- By the end of this decade, India will have around 800 million people between 20 and 65 years of age or what can be loosely considered to be the potential labour force.
- To accommodate it, it becomes even more important to have high quality jobs
Why creating high quality jobs in industry and services sector are important:-
- India has a great demographic opportunity because it will have a growing population in an ageing world.
- It also risks social turmoil in case there are not enough jobs for the growing labour force.
- The failure to absorb the growing working-age population as well as the millions leaving farming has important consequences for social stability.
- The inability to manage the jobs challenge will in effect mean that governments will be forced to use fiscal tools to buy social peace be it consumption subsidies or unemployment dole or loan waivers.
- Good quality jobs are created by high productivity firms, so this agenda is critically about how firms are created, how firms grow, and how firms achieve high productivity.
- The tax-GDP ratio(at present 11-13%) will increase and provide a ground for better implementation of the various schemes.
- High quality jobs comes with the entrepreneur qualities and may act as a source for the job creation which will relive the pressure from the government.
- New technology will be available with high quality jobs, which will further provide a room for the development and transfer of knowledge,etc.
- To combat the issue of brain drain as most of qualified technocrats prefer going to western countries.
- With the emergence of high quality jobs in the country will also attract foreign investors and thus helping in schemes like “Make In India”.
- High quality jobs would indirectly benefit the social infrastructure of the country be it health,education etc.
- High quality job will provide social security unlike informal sector jobs.
What can be done?
- In addition to ‘easing conditions for doing business’, government policies must promote the formation of strong clusters and networks.
- These two requirements flexibility for enterprises and an adequate safety net for citizens can be met with better social security systems. The design of the systems should also facilitate citizens to learn new skills so that they remain employable when jobs change.
- The constraints in the manufacturing sector are generic issues.
- Taxation, both direct and indirect
- labour laws
- entry and exit problems
- administrative laws and complicated procedures
- credit problems, both cost and availability
- lack of skills
- deterrents against urbanisation and formalization
- infrastructure constraints.
How Make in India addresses these constraints:-
- The key thrust of the programme would be on cutting down in delays in manufacturing projects clearance, develop
- adequate infrastructure and make it easier for companies to do business in India.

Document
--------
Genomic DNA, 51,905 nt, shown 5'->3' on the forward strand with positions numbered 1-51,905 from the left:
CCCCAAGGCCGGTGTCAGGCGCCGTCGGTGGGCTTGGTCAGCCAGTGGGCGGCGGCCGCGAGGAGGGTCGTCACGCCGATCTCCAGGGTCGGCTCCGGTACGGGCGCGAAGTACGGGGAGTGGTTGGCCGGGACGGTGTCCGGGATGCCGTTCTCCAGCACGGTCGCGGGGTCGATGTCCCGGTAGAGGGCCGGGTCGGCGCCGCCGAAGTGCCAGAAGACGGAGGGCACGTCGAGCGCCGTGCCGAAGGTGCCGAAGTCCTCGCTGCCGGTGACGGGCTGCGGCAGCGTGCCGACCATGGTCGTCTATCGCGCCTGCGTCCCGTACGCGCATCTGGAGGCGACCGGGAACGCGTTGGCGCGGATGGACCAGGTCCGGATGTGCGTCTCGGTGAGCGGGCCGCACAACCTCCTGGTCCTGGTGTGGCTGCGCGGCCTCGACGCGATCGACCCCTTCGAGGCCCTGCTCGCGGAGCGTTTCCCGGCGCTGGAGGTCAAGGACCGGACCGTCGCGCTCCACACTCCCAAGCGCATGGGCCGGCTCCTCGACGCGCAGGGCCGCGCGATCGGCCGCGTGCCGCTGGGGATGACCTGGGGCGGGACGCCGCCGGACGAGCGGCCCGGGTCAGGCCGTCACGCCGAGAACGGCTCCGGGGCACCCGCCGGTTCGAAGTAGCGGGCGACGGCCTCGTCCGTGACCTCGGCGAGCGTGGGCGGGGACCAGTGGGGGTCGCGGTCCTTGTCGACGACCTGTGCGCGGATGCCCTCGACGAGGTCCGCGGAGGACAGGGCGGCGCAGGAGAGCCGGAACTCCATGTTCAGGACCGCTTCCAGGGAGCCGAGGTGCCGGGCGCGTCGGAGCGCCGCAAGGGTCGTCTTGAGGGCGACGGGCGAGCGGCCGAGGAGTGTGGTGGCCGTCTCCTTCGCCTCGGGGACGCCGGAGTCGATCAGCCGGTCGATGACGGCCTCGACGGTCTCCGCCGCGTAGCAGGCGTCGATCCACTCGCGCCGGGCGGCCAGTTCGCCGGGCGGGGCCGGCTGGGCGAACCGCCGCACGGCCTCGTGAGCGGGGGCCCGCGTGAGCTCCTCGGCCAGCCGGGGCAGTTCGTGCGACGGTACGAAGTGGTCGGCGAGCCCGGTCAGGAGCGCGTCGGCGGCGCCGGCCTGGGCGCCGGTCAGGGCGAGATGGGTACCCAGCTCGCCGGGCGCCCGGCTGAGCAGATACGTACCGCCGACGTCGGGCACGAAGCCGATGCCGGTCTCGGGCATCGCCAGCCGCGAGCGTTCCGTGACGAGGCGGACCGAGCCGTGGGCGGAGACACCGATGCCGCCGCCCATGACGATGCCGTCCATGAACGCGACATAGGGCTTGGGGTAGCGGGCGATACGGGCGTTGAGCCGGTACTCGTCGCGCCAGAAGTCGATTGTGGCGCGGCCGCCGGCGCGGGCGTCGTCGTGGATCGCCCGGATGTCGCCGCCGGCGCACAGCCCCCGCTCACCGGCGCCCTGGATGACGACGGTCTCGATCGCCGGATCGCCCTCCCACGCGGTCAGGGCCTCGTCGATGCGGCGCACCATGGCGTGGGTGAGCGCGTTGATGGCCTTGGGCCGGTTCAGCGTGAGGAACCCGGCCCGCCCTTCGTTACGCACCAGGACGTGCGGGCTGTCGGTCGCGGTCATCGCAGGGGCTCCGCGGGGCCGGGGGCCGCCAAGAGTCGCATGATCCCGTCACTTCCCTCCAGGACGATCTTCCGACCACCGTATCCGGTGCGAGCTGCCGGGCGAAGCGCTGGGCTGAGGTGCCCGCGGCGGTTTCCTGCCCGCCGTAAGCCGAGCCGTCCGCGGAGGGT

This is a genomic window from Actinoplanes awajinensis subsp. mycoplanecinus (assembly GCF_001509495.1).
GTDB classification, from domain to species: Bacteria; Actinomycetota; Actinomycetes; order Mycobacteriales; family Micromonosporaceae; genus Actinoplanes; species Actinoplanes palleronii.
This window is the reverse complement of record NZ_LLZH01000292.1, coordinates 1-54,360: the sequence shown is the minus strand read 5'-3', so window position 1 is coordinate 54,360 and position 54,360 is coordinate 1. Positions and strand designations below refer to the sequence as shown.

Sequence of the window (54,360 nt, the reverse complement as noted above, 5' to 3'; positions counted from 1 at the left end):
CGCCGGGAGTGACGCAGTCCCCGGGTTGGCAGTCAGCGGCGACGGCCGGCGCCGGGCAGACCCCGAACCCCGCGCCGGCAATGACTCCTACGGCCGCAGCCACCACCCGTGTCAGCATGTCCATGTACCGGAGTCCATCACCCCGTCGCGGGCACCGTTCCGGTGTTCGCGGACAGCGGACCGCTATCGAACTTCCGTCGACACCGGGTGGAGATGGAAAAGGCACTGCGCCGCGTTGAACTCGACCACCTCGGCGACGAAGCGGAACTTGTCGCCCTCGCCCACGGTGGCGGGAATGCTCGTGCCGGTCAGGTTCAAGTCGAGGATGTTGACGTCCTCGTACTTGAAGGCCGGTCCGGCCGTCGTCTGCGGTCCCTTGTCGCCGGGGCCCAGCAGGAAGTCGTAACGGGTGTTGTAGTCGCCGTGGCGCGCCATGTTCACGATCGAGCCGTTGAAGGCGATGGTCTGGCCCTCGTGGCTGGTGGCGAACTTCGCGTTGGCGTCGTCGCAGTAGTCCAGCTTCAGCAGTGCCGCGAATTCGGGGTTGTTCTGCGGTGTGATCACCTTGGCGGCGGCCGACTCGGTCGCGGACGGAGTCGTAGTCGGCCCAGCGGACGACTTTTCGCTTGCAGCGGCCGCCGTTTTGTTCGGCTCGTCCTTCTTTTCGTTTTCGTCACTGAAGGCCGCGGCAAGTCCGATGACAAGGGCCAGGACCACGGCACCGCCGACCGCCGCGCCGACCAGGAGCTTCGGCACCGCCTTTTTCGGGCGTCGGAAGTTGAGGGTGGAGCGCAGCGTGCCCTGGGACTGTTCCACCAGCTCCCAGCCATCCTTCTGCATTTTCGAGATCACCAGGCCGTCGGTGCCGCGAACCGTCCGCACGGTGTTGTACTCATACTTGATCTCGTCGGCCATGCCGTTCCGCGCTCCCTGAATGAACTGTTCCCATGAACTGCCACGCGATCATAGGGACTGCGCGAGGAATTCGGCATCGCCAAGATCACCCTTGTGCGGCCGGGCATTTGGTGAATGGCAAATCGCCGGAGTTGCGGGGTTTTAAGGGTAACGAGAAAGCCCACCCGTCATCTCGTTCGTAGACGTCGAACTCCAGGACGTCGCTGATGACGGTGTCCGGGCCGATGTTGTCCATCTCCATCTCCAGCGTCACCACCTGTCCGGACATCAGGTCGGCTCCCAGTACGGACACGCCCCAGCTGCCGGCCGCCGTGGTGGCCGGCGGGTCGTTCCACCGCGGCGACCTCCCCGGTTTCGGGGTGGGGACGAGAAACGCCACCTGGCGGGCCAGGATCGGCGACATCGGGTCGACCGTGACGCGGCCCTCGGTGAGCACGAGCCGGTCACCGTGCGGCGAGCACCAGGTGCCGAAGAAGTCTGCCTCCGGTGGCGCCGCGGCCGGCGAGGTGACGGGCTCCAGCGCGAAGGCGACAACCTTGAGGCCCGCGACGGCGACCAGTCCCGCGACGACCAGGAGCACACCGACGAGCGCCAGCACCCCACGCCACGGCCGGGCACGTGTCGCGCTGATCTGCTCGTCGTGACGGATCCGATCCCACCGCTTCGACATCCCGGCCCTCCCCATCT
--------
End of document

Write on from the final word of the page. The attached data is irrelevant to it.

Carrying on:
- The national progamme aims at time-bound project clearances through a single online portal
- The objective of the mega programme is to ensure that manufacturing sector which contributes around 15% of the country’s Gross Domestic Product is increased to 25% in next few years.
- It also deals with the construction permit delays by directing the big municipal corporations to ease the process involved.
- In this initiative the rules of IPR are also strengthened, that rules out the possibilities of delay involved with the patents.
- Employment intensive sectors for example leather, textile and food processing industries have been given the centre stage.
- Simplifications of rules involving clearance involving labour laws and environment.
- Transfer of assets in case of sick industries via NIMZ i.e. National Investment and Manufacturing Zone.
- Govt’s initiative of Skill India will also play a pivotal role in the success of Make In India by providing the much needed skill force.
- Issues involving trade union and labour laws should also be dealt with at most care
By introduction of new reforms in policies along with a positive economic atmosphere, it has created a fertile ground for businesses to thrive in India.
How did it hamper?
- About 52% of India’s sedimentary basins are unappraised, with the last appraisal taking place 25 years ago.Because of lack of this there is more production pressure on already existing oil fields.
- Many potential oil producing fields are untapped.
- It is difficult to ascertain the energy resources in the country
- Private companies have to spend extra resources for exploration
- Expansion of new resources like shale gas has been slow.
- Non uniform pockets of development in energy sector as entire country data is not available
- Industry watchers have blamed non-availability of data as one of the reasons for global explorers shying away from participating in the auction of oil and gas blocks under the New Exploration Licensing Policy (NELP) regime.
- Acquiring geological data would enable in understanding the geology, hydrocarbon prospectivity and carving out of new exploration blocks. This has become important when production of oil and gas from domestic fields is rather stagnant.
However government has been taking active measures to look into this issue:-
- National data repository is expected to come up to provide the required database
- Open acreage licensing policy will help open up 2.8 million square kilometres of sedimentary basins for exploration
More research needs to be promoted to improve the energy security inturn the economic prosperity of the nation.